Archive for September, 2010

We’re on standby.

The Nockamixon Township EMA is currently on standby status. We’re monitoring weather, road and waterway conditions as two major storms converge over our area. We expect them to deteriorate as the day goes on, bringing flooding, high winds and the possibility of severe weather, including isolated tornadoes. We urge all businesses and residents to pay attention to changing conditions and to take action to ensure their safety accordingly. We encourage you to monitor our Weather Conditions page and to use the tools there.

We will continue to monitor this situation and keep you informed. Unfortunately, due to the construction on the Riegelsville Bridge, we are without a functional river gauge at this time, where we usually take our readings. It will remain out of service for the duration of this event, leaving us at something of a disadvantage. We are currently working to extrapolate historical data from the next river reading station to our north, which is at Easton. This will give us at least some idea of what to expect on the river locally. When we have this data, we will share it with you.

The National Weather Service has issued a Flood Watch and High Wind Advisory for our area. The current flood watch is in effect until 4 PM Friday afternoon. The significant rain event that has begun across our area is forecast to create flash flooding on streams and creeks, and over the duration of the event, probable moderate flooding on the Delaware River.

By noon on Wednesday, Sept. 30, the Brodhead and Bushkill Creeks north of us were already reaching flood stage, and parts of the Schuykill River to our south were already flooding. We remind you that the rain that falls right here is a concern to us for flash flooding on tributaries, but it’s what falls to our north that causes major river flooding.

At the time of this posting, the Middle Atlantic River Forecast Center (MARFC) shows our entire region in a swath of rain expected to amount to 7 inches by Saturday morning. This is an average of what NOAA says could range from 6-10 inches locally. At this time, MARFC’s Significant River Flood Outlook has much of our state and all of the Delaware River Watershed in an area designated as “possible” significant flooding, which means water coming out of its banks.

The hydrometeorological discussion at Penn State University looked like this just before 10 AM today:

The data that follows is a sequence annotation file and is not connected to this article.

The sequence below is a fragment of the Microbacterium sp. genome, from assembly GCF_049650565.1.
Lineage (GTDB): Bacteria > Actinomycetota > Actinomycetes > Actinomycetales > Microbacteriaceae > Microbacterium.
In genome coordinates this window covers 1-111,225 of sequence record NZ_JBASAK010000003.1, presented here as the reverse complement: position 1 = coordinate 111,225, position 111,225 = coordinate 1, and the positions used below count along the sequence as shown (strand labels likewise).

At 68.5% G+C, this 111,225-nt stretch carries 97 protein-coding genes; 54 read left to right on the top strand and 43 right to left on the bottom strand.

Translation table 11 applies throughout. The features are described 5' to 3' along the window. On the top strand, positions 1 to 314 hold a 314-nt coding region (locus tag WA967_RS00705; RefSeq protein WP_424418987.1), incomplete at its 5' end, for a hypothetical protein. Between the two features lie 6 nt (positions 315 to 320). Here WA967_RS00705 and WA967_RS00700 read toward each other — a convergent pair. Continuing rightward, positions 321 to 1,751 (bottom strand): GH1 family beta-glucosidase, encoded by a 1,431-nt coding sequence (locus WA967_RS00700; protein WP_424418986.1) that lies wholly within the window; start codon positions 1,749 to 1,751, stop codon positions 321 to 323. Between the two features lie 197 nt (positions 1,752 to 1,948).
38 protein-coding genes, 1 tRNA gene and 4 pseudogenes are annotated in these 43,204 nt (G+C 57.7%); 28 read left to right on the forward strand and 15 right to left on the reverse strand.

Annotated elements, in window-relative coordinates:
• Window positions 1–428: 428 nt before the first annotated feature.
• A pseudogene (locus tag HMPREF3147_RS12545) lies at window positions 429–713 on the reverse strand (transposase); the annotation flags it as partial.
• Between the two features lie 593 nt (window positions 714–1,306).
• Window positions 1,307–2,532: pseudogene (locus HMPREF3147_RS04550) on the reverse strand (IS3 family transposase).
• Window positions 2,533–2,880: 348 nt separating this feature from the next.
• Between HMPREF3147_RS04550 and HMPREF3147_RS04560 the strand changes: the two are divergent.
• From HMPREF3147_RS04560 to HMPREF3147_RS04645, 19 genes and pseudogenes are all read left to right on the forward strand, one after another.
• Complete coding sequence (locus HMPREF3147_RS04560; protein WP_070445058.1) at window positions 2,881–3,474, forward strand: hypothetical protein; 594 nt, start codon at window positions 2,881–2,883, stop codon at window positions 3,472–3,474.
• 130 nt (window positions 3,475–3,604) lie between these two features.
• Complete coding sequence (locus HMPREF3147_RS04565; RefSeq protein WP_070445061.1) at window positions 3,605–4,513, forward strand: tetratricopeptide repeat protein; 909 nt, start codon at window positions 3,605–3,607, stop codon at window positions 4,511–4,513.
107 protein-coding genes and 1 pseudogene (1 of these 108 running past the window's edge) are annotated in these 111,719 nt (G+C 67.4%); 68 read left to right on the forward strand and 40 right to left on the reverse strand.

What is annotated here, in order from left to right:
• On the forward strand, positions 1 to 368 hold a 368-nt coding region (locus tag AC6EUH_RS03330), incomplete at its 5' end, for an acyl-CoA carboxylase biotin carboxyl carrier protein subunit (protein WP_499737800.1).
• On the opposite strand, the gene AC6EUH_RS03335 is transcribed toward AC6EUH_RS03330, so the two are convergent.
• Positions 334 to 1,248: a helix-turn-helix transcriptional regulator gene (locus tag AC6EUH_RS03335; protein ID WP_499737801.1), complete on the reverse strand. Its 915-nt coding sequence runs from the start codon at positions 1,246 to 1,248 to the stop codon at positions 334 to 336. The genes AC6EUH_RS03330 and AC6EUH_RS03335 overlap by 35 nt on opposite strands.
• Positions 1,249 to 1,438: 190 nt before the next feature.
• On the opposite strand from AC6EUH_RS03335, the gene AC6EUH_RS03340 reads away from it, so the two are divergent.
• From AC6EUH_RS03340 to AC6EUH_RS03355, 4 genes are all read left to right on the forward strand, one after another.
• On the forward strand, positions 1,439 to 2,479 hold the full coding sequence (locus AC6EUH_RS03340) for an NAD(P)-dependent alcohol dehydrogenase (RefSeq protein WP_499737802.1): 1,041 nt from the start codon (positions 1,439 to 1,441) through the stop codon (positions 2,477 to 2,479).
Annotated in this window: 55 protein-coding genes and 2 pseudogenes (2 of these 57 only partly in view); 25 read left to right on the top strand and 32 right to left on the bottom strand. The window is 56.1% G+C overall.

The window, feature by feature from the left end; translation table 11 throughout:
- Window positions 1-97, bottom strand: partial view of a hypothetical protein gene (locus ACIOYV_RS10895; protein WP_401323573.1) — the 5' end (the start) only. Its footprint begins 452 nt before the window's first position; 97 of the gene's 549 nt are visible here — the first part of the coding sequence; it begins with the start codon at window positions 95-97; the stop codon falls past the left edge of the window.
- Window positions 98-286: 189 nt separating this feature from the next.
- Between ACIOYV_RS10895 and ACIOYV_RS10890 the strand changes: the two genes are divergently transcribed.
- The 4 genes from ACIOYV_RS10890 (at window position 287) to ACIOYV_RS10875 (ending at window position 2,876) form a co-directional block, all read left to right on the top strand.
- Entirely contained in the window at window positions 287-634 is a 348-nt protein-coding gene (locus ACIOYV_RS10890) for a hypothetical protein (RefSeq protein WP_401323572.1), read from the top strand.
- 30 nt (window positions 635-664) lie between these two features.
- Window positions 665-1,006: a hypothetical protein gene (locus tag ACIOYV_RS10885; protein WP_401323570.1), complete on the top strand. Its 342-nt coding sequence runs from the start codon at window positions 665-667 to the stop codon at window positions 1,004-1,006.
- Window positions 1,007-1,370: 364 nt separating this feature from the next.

ON AREA RIVERS AND CREEKS, WIDESPREAD MINOR FLOODING IS EXPECTED
THROUGHOUT THE SUSQUEHANNA AND DELAWARE BASINS, THE LOWER POTOMAC,
LOWER JAMES AND APPOMATTOX BASINS. MODERATE FLOODING MAY OCCUR ON SOME
SMALLER RIVERS AND TRIBUTARIES THROUGHOUT THE SERVICE AREA. MAJOR
FLOODING IS POSSIBLE IN THE SWATARA CREEK, THE CONESTOGA RIVER AND THE
MONOCACY RIVER WHERE STORM TOTALS OF 7.00 TO 10.00 INCHES ARE EXPECTED.

RIVER FORECASTS ARE BEING PREPARED AND WILL BE ISSUED AS SOON AS
POSSIBLE.

On top of the flooding potential, a wind advisory is in effect until 8 pm this evening.

Low pressure will track northward up the Mid-Atlantic region this afternoon. As the low moves northward, strong winds associated with the low will move into our area. They’ve already been picking up all morning. Strong winds just above the surface are expected to mix down to the ground, especially in any heavier rain or thunderstorms. Sustained winds of 25 to 35 mph with gusts up to 45 mph are expected to occur through the afternoon. As the system makes its way northward, winds will start to decrease early tonight.

The strong wind gusts may take down tree limbs and utility wires. Trees may come because their roots no longer hold them in the saturated ground. For these reasons, scattered power outages are possible. Also, these conditions—along with leaves still remaining on the trees—may cause damage to occur with below advisory-level winds.

A wind advisory means that winds up to 35 mph are expected. Winds this strong can make driving difficult, especially for high profile vehicles. There is the added danger of autumn’s usual fallen leaves—which will be coming down unusually heavily under these winds—coating wet roads, making them uncommonly slippery. Please use extra caution when driving, and watch adjacent vehicular traffic if you must walk or bike along roadways—it’s easy for drivers to lose control under these conditions, and pedestrians don’t have the protection of a vehicle surrounding them.

Please remain vigilant regarding your immediate weather conditions, limit travel to necessary trips if possible, and stay tuned to your local news and weather outlets for further information. We will be updating this site as necessary.